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Bear cubs climb a tree close to a residence

COMMENT PRINT ARTICLE
PHOTO: Gert Kallas

Gert Kallas, who lives in the largely uninhabited Maalasti nature preserve in Viljandi County, was doing construction work on his house when he suddenly heard a loud cry – three bear cubs had climbed a nearby tree.

“I had never seen anything like that in my life,” Kallas, who often comes into contact with wild animals as he lives in the middle of a forest on the banks of the Navesti river, admitted.

The noises initially reminded Kallas of a raccoon dog's bark or a billy goat's bleating. When the racket didn't stop, he decided to walk down to the river to investigate and discovered three bear cubs climbing a tree.

While the animals did not fear Kallas, he decided to retreat hastily. “I did not know whether mama bear was around. I am of course aware that finding yourself between her and her cubs is like to have tragic consequences,” Kallas said.

Keeping an eye on the cubs from a safe distance, Kallas soon realized the animals' mother was not around. He then took his phone, walked down to the river, and snapped a few shots of the bears.

When evening fell, Kallas started to suspect something had happened to the cubs' mother and wonder whether he should report the young bears after a few days' wait. Then he heard what sounded like a very loud throat sound from the direction of the river. With the help of his binoculars Kallas spotted a female bear who was at least three meters tall standing on her hind legs down by the river. The cubs were not answering their mother's call. They picked an even bigger tree and climbed to the top.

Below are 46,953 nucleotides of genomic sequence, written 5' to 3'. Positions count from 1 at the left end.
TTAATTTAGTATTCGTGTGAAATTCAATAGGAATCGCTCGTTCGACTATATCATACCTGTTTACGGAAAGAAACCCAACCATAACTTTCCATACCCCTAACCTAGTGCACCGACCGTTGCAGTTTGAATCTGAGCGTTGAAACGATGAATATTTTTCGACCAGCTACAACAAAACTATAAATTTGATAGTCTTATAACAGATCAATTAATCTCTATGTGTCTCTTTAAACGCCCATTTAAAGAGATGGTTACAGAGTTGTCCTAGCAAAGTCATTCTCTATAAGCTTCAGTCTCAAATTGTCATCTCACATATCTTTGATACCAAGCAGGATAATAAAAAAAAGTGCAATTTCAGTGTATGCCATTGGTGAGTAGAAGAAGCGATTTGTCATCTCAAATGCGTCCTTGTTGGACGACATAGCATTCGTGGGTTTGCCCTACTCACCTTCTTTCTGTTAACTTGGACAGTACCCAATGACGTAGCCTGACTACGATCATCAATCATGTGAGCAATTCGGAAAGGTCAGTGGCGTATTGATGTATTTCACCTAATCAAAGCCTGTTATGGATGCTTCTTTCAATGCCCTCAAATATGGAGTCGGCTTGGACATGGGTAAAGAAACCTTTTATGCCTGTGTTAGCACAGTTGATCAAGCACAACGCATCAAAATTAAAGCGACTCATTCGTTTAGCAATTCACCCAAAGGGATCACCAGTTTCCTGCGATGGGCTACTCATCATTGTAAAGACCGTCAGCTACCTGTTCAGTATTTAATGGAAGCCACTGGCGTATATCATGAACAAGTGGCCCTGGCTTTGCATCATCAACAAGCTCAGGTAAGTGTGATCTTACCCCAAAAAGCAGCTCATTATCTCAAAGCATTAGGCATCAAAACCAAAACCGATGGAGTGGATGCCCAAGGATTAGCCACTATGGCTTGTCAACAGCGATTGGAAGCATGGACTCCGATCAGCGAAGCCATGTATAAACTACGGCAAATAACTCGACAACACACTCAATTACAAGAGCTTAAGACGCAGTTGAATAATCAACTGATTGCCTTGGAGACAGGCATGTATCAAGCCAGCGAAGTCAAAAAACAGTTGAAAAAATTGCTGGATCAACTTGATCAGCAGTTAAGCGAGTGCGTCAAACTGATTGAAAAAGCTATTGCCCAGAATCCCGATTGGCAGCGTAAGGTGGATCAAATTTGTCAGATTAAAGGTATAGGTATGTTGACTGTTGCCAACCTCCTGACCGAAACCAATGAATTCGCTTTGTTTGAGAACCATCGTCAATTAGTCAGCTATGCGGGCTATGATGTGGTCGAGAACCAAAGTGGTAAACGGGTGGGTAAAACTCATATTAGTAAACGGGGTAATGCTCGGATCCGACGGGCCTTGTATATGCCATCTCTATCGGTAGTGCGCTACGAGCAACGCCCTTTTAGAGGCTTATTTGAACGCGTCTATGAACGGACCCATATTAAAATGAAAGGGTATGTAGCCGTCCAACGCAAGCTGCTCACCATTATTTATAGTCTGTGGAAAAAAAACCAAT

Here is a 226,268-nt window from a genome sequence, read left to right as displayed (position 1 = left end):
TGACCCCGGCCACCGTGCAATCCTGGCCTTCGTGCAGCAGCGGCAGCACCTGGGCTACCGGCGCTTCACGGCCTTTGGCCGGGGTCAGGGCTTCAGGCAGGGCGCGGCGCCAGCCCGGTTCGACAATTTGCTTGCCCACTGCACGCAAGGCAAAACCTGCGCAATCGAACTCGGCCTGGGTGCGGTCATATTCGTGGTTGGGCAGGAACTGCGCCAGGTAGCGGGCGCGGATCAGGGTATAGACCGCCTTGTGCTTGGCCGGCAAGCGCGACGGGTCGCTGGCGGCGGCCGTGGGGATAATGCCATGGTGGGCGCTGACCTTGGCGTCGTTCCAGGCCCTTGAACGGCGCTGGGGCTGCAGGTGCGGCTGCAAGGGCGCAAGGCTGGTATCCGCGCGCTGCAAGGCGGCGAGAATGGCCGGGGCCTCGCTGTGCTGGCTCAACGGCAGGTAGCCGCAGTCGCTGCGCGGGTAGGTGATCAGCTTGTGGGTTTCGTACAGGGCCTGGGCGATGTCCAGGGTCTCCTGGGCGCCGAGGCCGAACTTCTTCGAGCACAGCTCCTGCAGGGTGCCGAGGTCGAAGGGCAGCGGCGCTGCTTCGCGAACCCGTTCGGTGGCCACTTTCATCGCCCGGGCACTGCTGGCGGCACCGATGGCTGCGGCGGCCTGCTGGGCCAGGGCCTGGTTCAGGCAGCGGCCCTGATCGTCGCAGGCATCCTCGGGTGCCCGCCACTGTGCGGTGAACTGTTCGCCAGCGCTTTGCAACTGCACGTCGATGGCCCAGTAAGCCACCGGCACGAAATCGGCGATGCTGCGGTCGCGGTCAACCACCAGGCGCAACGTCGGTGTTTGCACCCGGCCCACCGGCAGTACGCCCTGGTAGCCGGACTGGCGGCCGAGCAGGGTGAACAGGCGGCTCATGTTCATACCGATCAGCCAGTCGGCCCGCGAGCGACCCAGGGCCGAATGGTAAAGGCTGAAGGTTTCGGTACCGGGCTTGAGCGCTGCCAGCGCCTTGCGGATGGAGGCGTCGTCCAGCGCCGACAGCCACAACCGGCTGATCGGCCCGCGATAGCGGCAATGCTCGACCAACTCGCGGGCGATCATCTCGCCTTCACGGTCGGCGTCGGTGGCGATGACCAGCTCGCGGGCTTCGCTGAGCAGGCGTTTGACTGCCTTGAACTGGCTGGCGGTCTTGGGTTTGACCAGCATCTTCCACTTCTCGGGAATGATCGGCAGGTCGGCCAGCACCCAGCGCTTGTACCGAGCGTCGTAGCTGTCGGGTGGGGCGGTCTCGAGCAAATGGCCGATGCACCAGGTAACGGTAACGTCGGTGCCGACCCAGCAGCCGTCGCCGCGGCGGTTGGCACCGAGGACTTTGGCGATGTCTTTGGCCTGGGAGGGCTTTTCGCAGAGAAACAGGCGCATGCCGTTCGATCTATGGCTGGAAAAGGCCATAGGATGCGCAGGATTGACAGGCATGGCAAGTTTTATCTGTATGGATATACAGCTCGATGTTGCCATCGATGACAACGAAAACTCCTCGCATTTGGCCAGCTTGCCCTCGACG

When the mother's patience ran out and she walked to thee three, one of the cubs came down straight away, while she had to go and get the other two herself.

“Their squabble echoed in the forest,” Kallas recalls.

Gert Kallas has come face to face with a bear before as the Maalasti preserve in Kõo parish is a preferred place of habitation for these large predators. Kallas keeps bees and has set up several new hives recently but is lucky in that bears have not discovered his apiary yet.

Kallas last met with a bear a few winters ago when he decided to go skiing on the frozen river. Skiing down the riverbed he noticed a bear to the side running away from him. This took the animal considerable time and effort as it fell through the snow with every step.

Investigating what the bear had been interested in, Kallas came across a roe who had fallen through the ice and couldn't get out of the cold water. The man pulled the animal to shore from where it walked to the forest after a brief rest.

“That roe was lucky thrice: first it looked at freezing to death, then it was almost eaten by a bear, and finally meeting a human being also tends to end badly for roe deer,” Kallas said.

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